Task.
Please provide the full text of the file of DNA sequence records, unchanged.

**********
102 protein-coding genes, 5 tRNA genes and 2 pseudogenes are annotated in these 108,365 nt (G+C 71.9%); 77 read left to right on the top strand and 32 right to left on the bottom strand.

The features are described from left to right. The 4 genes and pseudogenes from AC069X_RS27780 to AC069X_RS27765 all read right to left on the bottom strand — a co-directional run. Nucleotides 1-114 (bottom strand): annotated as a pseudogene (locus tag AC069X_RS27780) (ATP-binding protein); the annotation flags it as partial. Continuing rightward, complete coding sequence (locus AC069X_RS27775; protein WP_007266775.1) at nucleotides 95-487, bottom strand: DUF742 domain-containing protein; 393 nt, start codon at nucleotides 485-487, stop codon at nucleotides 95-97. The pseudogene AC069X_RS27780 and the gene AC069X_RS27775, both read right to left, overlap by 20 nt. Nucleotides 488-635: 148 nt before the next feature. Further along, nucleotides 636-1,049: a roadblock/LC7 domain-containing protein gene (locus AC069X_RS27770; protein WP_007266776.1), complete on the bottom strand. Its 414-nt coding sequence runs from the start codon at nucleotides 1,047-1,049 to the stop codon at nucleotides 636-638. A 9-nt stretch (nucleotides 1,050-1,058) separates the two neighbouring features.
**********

102 protein-coding genes, 5 tRNA genes and 2 pseudogenes are annotated in these 108,365 nt (G+C 71.9%); 77 read left to right on the top strand and 32 right to left on the bottom strand.

The features are described from left to right. The 4 genes and pseudogenes from AC069X_RS27780 to AC069X_RS27765 all read right to left on the bottom strand — a co-directional run. Nucleotides 1-114 (bottom strand): annotated as a pseudogene (locus tag AC069X_RS27780) (ATP-binding protein); the annotation flags it as partial. Continuing rightward, complete coding sequence (locus AC069X_RS27775; protein WP_007266775.1) at nucleotides 95-487, bottom strand: DUF742 domain-containing protein; 393 nt, start codon at nucleotides 485-487, stop codon at nucleotides 95-97. The pseudogene AC069X_RS27780 and the gene AC069X_RS27775, both read right to left, overlap by 20 nt. Nucleotides 488-635: 148 nt before the next feature. Further along, nucleotides 636-1,049: a roadblock/LC7 domain-containing protein gene (locus AC069X_RS27770; protein WP_007266776.1), complete on the bottom strand. Its 414-nt coding sequence runs from the start codon at nucleotides 1,047-1,049 to the stop codon at nucleotides 636-638. A 9-nt stretch (nucleotides 1,050-1,058) separates the two neighbouring features.